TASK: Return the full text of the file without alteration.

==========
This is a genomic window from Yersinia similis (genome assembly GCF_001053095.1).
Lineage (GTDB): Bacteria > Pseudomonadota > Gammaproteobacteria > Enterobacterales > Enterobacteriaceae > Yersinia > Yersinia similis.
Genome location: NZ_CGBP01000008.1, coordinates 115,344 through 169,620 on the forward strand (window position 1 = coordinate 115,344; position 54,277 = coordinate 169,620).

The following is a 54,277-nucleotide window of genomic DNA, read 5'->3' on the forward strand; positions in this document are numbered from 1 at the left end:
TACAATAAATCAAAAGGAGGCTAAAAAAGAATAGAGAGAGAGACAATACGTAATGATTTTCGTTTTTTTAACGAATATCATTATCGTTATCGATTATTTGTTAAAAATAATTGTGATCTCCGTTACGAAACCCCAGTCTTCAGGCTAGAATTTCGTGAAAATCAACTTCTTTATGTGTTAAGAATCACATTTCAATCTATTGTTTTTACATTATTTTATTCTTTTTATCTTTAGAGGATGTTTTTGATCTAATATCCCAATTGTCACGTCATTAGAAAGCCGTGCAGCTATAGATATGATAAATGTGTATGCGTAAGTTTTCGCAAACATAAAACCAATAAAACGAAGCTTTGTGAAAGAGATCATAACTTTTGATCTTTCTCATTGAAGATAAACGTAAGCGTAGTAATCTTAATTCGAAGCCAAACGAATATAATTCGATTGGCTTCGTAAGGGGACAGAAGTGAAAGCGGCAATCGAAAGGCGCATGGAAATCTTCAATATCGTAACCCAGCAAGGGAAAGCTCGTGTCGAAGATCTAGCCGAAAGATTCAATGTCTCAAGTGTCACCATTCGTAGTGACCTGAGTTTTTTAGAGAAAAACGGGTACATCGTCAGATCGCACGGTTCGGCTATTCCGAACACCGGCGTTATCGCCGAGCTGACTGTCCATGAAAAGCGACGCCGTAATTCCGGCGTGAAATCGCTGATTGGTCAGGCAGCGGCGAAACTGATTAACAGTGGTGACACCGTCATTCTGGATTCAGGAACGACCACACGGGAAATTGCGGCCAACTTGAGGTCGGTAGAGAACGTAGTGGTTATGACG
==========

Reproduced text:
This is a genomic window from Yersinia similis (genome assembly GCF_001053095.1).
Lineage (GTDB): Bacteria > Pseudomonadota > Gammaproteobacteria > Enterobacterales > Enterobacteriaceae > Yersinia > Yersinia similis.
Genome location: NZ_CGBP01000008.1, coordinates 115,344 through 169,620 on the forward strand (window position 1 = coordinate 115,344; position 54,277 = coordinate 169,620).

The following is a 54,277-nucleotide window of genomic DNA, read 5'->3' on the forward strand; positions in this document are numbered from 1 at the left end:
TACAATAAATCAAAAGGAGGCTAAAAAAGAATAGAGAGAGAGACAATACGTAATGATTTTCGTTTTTTTAACGAATATCATTATCGTTATCGATTATTTGTTAAAAATAATTGTGATCTCCGTTACGAAACCCCAGTCTTCAGGCTAGAATTTCGTGAAAATCAACTTCTTTATGTGTTAAGAATCACATTTCAATCTATTGTTTTTACATTATTTTATTCTTTTTATCTTTAGAGGATGTTTTTGATCTAATATCCCAATTGTCACGTCATTAGAAAGCCGTGCAGCTATAGATATGATAAATGTGTATGCGTAAGTTTTCGCAAACATAAAACCAATAAAACGAAGCTTTGTGAAAGAGATCATAACTTTTGATCTTTCTCATTGAAGATAAACGTAAGCGTAGTAATCTTAATTCGAAGCCAAACGAATATAATTCGATTGGCTTCGTAAGGGGACAGAAGTGAAAGCGGCAATCGAAAGGCGCATGGAAATCTTCAATATCGTAACCCAGCAAGGGAAAGCTCGTGTCGAAGATCTAGCCGAAAGATTCAATGTCTCAAGTGTCACCATTCGTAGTGACCTGAGTTTTTTAGAGAAAAACGGGTACATCGTCAGATCGCACGGTTCGGCTATTCCGAACACCGGCGTTATCGCCGAGCTGACTGTCCATGAAAAGCGACGCCGTAATTCCGGCGTGAAATCGCTGATTGGTCAGGCAGCGGCGAAACTGATTAACAGTGGTGACACCGTCATTCTGGATTCAGGAACGACCACACGGGAAATTGCGGCCAACTTGAGGTCGGTAGAGAACGTAGTGGTTATGACG